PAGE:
Archive for October, 2011

“So, what’s it to you?”

Saturday, October 15th, 2011

It’s fun sometimes to take a good, close look at an everyday object to see beauties we don’t normally take time to appreciate. An open mind, a fresh way of looking at things – these keep me alert and keep the world interesting. How can we get bored when there’s a new discovery to make simply through closer study of what we think we already know?

110805 Eye of the Moon

One day I picked up a moon shell, at first glance round and gray, rather undistinguished and dull. But a closer look drew me into its vortex. There I discovered colors and textures and understated line that cried out to me to paint them.

In trying to categorize my finished painting, “Eye of the Moon” (#110805), no established category seemed to fit. What was it? A still-life? An animal? An abstract? But then, … does the category even matter? It is what it is, and that is open to the viewer’s interpretation. So I’m calling it an abstract, though it is actually merely a loosely rendered depiction of an actual form.

The question is less “What is it?” than “What is it to you?” And that’s part of what art is about – allowing our eyes to see the unexpected and our minds to read the unexpected into what we see.

Bypassing the Icons

Saturday, October 1st, 2011

The last couple times I wrote about taking advantage of iconic images to recall travel experiences. But sometimes I have to break away from the expected and depict images from a less common perspective.

Standing Sentinel

The fact is that, though I have been to Venice numerous times and have depicted that city by using images of the boats encountered throughout its canals, I have never actually taken that quintessential gondola ride myself. So to retell my own travel tales, I often seek out less-anticipated images.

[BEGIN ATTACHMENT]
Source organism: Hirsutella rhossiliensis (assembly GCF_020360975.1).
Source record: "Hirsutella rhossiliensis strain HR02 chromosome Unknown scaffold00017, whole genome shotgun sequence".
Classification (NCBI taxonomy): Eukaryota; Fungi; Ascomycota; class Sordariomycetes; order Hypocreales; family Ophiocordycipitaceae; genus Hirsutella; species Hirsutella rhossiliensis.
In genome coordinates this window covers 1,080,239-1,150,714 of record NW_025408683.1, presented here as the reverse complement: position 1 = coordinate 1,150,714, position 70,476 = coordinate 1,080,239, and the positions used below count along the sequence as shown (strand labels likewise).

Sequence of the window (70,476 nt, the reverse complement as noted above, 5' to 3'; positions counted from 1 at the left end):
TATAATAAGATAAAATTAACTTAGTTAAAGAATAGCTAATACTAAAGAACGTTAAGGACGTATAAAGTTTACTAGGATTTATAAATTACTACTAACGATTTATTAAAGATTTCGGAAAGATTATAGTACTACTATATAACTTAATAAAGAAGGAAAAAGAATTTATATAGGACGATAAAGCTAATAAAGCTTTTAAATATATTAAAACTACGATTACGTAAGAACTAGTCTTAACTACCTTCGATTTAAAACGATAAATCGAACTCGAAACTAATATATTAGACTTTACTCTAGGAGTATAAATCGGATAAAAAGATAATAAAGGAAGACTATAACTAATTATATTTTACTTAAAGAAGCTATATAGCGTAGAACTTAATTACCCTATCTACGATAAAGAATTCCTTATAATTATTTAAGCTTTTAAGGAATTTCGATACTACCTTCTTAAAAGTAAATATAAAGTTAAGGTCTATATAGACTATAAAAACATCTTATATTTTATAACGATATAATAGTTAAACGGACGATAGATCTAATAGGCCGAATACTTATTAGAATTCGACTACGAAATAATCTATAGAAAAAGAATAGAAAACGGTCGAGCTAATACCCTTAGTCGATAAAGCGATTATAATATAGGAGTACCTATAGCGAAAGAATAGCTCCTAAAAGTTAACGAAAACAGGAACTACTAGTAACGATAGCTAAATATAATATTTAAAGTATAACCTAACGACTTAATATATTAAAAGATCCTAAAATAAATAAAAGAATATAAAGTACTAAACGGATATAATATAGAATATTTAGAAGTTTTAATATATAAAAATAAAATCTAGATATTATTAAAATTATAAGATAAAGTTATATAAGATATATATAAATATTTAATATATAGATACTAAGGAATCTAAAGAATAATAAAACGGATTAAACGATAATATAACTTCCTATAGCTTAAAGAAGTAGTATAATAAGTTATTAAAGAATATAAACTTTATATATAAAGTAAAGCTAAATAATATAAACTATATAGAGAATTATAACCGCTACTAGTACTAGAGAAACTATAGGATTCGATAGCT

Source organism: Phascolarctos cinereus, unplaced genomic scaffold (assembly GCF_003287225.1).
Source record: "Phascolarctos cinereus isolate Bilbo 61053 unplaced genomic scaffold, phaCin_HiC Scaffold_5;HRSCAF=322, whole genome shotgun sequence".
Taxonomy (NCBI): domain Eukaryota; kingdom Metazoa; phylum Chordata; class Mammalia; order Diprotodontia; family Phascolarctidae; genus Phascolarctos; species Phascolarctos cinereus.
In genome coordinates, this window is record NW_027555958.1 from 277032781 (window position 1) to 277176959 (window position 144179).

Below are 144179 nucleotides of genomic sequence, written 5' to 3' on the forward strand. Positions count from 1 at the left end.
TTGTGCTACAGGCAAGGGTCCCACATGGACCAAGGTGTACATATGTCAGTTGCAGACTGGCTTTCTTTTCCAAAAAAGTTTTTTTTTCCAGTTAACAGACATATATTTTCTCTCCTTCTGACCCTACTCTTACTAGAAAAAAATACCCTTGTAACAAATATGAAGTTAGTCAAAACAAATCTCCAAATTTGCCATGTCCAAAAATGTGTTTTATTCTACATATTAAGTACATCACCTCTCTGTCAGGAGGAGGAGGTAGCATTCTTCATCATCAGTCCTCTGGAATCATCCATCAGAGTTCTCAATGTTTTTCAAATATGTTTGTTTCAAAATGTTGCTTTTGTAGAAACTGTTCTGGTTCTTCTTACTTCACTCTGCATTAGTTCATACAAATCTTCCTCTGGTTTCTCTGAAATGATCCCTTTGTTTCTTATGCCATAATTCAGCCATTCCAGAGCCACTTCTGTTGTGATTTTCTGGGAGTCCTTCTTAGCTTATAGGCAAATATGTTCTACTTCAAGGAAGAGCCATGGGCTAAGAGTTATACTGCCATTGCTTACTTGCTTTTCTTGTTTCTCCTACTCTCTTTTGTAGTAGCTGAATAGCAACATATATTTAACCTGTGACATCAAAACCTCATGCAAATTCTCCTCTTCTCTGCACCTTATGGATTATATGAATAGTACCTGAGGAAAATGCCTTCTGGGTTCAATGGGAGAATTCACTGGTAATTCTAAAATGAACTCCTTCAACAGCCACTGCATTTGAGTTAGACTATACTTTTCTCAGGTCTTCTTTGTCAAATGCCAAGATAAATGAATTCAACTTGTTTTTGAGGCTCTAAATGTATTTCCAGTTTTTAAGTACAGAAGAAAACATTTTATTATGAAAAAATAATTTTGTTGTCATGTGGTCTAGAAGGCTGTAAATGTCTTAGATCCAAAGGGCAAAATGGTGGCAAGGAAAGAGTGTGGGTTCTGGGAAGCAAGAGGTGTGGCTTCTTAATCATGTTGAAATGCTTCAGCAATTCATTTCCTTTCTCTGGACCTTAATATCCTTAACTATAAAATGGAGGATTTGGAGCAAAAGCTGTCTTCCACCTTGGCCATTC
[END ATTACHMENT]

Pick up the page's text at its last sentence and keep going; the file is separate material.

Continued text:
In Venice, these include the buildings, eroded by the ever-present effects of sea water; working boats in all their various forms; statuary, bold and bare in the open campos, or moss-covered in shaded seclusion; leashed pets who are sure this island domain is theirs and theirs alone; bridges that arch and turn, leading usually from via to via, but sometimes into a private door or window; and people who look comfortably “at home” … or out of place. The unexpected can be enlightening.

Icons do have their place, by bringing to mind a general recollection of a city. But non-iconic images relate specific experiences unique to my own travels. They speak to other viewers, as well, who want to remember … or imagine … more than the sights and experiences common to the everyday tourist.

In a shady memorial park in Venice, the lady depicted above in “Standing Sentinel” (#110706) has stood watch, season upon season, through unnumbered generations. Her moss-cloaked form blends with the foliage surrounding her until she has become a part of the land herself. I discovered her one day when exploring some of the less traveled byways of the city. Since then, she and the memorial park are on our must-do list whenever we visit Venice.